Laba is celebrated on the eighth day of the last lunar month, referring to the traditional start of celebrations for the Chinese New Year. La in Chinese means the 12th lunar month and ba means eight.
Legends about the origin of this festivity abound. One holds that over 3,000 years ago sacrificial rites called La (腊) were held in the twelfth lunar month when people offered up their preys to the gods of heaven and earth. The Chinese characters for prey (猎物) and the twelfth month (腊 La) were interchangeable then, and ever since La has been used to refer to both. Since the festival was held on the eighth day of the Last month, people later appended the number eight (ba in Chinese), giving us the current Laba.
The majority Han Chinese have long followed the tradition of eating Laba rice porridge on the Laba Festival. The date usually falls in mid-January.
Laba rice porridge was first introduced to China in the Song Dynasty about 900 years ago.
Buddhism was well accepted in the areas inhabited by the Han Chinese, who believed that Sakyamuni, the first Buddha and founder of the religion, attained enlightenment on the eighth day of the twelfth month. Sutras were chanted in the temples and rice porridge with beans, nuts and dried fruit was prepared for the Buddha. With the passing of time the custom extended, especially in rural areas where peasants would pray for a plentiful harvest in this way.
There is, however, another touching story: When Sakyamuni was on his way into the high mountains in his quest for understanding and enlightenment, he grew tired and hungry. Exhausted from days of walking, he passed into unconsciousness by a river in India. A shepherdess found him there and fed him her lunch -- porridge made with beans and rice. Sakyamuni was thus able to continue his journey. After six years of strict discipline, he finally realized his dream of full enlightenment on the eighth day of the twelfth lunar month. Ever since, monks have prepared rice porridge on the eve and held a ceremony the following day, during which they chant sutras and offer porridge to Buddha. Thus, the tradition of eating Laba porridge was based in religion, though with the passing of time the food itself became a popular winter dish especially in cold northern China.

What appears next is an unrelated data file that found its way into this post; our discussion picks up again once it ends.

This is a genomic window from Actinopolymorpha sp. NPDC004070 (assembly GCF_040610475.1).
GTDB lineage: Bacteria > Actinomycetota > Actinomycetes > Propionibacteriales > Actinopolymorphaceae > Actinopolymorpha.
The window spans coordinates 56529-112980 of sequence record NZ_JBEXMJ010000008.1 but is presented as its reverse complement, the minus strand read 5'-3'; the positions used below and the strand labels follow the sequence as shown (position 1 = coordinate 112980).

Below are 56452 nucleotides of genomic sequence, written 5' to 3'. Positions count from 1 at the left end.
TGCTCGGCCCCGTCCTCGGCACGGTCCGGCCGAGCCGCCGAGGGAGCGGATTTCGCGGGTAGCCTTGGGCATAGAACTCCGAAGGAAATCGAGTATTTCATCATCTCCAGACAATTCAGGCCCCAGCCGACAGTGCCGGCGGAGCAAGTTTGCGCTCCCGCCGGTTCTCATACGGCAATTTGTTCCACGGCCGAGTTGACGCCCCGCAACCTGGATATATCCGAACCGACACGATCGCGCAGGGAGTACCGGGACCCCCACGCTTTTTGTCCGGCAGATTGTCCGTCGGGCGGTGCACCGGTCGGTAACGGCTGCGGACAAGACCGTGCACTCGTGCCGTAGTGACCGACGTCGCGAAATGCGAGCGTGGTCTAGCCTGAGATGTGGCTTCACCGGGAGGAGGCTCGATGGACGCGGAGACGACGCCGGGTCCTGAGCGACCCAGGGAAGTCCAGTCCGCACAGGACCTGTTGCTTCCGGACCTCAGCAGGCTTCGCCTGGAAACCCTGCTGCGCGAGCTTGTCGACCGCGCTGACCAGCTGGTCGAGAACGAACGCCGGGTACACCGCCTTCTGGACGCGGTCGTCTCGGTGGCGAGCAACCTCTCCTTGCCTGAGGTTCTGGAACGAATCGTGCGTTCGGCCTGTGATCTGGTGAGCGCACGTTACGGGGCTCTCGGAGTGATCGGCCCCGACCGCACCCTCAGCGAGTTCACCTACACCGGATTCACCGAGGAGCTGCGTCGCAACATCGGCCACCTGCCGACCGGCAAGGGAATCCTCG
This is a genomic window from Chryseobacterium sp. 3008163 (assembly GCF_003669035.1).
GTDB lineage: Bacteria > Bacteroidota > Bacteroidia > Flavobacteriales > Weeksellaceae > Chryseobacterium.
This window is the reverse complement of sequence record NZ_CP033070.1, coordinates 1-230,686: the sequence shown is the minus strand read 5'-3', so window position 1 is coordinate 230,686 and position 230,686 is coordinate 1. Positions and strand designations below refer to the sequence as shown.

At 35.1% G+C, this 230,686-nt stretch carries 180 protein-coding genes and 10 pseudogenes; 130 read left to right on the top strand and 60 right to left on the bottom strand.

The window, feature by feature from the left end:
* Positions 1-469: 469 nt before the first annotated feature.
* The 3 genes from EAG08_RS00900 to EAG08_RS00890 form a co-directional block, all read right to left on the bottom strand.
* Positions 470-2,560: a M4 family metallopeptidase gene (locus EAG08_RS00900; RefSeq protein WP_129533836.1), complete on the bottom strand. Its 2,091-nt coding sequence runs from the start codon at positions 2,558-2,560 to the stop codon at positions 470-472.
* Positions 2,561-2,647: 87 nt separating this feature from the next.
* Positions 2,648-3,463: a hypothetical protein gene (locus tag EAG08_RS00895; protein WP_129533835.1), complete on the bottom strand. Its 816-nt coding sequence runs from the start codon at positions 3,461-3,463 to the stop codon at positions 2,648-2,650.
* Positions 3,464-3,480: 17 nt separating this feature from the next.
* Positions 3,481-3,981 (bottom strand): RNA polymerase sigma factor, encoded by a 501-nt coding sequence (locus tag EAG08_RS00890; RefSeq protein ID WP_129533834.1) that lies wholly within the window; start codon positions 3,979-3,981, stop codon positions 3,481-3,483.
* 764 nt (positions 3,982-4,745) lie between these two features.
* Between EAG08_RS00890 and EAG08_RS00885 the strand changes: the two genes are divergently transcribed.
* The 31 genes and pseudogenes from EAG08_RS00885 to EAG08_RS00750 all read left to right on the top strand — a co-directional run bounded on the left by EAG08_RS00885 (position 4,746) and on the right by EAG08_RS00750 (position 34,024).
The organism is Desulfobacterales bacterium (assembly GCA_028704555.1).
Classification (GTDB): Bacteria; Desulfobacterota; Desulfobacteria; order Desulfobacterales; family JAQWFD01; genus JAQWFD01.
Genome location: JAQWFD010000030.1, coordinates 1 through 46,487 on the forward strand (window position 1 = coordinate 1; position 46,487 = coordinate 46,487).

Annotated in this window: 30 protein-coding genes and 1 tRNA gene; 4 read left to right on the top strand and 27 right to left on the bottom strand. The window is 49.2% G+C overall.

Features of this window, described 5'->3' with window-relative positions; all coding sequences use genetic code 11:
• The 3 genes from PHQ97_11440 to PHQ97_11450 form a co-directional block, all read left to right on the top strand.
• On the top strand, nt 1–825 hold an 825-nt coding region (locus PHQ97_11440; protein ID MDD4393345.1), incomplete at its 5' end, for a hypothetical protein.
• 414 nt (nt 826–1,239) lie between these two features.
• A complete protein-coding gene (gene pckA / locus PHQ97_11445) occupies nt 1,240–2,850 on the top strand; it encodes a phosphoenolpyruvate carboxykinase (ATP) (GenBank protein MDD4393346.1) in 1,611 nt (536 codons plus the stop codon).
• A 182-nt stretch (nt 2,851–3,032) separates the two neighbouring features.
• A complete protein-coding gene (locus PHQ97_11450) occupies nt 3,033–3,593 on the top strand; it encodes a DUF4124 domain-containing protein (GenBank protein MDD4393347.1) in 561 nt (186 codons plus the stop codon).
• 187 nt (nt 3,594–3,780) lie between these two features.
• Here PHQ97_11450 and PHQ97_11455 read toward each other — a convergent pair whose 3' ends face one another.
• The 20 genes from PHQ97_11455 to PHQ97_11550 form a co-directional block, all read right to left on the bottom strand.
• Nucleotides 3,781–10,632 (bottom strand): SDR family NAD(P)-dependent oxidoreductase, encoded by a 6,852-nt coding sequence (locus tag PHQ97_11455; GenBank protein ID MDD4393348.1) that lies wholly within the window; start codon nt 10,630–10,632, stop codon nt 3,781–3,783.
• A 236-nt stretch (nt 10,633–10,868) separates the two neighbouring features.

According to written records, large Buddhist temples would offer Laba rice porridge to the poor to show their faith to Buddha. In the Ming Dynasty about 500 years ago, it became such a holy food that emperors would offer it to their officials during festivals. As it gained favor in the feudal upper class, it also quickly became popular throughout the country.
Laba Rice Porridge
Laba rice porridge contains glutinous rice, red beans, millet, Chinese sorghum, peas, dried lotus seeds, red beans and some other ingredients, such as dried dates, chestnut meat, walnut meat, almond, peanut, etc. Actually eight ingredients are used, cooked with sugar to make the porridge tasty. Northerners prefer to use glutinous rice, red beans, dates, lotus seeds, dried long'an pulp, walnuts, pine nuts and other dried fruits in their porridge; southerners like a salty porridge prepared with rice, soybeans, peanuts, broad beans, taro, water chestnuts, walnuts, vegetables and diced meat. In the north, it is a dessert with sugar added; in the south, salt is put in. Some people like to add cinnamon and other condiments to add flavor.
Controlling the heat is of great importance in making Laba porridge. At the start, the flame must be high, but the fire is then turned down to let the porridge simmer until it begins to emit a very delicious smell. The process is time-consuming but not complicated.
Laba porridge is not only easy to prepare, but also a nutritious winter food because it contains amino acids, protein, vitamins and other nutrition people need. Cooked nuts and dried fruit are good for soothing nerves, nourishing one's heart and vitality, and strengthening the spleen. Perhaps that is why it is also called babao (Eight Treasure) porridge.